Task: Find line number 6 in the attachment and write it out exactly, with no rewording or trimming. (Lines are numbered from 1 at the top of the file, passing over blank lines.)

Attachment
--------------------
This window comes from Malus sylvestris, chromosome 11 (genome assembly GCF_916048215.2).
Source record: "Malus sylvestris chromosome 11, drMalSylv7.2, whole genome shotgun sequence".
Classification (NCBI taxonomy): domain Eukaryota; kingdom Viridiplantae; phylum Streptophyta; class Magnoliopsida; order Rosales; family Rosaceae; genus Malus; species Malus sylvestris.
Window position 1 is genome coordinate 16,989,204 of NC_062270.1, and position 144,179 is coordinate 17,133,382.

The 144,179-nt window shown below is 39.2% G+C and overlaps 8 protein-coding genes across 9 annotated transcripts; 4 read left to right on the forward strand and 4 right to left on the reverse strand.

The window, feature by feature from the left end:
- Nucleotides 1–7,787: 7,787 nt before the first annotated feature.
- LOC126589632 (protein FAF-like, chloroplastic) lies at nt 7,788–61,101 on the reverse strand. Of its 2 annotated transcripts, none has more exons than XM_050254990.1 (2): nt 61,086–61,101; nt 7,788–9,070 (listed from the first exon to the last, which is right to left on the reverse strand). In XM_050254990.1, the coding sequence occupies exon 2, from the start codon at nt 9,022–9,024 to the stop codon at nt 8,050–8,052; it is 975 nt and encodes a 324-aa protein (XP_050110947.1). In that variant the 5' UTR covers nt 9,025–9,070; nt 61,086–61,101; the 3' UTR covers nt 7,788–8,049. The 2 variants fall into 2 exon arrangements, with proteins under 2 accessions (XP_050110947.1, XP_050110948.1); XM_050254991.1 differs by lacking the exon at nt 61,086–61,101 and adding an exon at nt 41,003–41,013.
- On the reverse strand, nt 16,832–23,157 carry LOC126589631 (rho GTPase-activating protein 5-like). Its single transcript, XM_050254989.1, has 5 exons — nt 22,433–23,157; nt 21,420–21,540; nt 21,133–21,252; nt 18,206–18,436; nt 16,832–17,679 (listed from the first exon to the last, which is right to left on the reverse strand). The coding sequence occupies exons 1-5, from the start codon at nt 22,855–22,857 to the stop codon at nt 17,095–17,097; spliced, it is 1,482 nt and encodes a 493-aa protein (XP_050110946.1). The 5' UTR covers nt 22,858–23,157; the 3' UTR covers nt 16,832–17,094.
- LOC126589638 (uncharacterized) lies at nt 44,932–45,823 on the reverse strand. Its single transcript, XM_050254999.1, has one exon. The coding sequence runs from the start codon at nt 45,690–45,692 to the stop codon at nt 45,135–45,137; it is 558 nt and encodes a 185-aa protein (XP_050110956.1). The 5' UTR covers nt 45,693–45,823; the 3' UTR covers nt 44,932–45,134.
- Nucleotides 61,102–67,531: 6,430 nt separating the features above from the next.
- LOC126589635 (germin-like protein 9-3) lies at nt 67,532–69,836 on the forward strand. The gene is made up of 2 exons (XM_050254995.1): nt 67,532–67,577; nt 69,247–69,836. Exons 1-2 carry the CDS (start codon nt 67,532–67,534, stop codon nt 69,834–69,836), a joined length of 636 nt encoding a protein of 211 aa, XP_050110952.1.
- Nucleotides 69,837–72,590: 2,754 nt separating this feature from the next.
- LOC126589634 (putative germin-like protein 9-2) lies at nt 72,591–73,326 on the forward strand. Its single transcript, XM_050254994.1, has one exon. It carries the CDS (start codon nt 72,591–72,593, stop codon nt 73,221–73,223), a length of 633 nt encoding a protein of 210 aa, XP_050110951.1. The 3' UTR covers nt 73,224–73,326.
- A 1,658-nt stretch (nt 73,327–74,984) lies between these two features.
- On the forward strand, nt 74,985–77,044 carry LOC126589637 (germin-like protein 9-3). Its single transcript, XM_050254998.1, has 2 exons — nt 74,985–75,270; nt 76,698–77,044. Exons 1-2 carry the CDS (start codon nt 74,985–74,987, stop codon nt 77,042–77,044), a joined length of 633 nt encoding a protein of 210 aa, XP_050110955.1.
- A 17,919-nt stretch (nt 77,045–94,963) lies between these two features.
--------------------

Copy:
The window, feature by feature from the left end: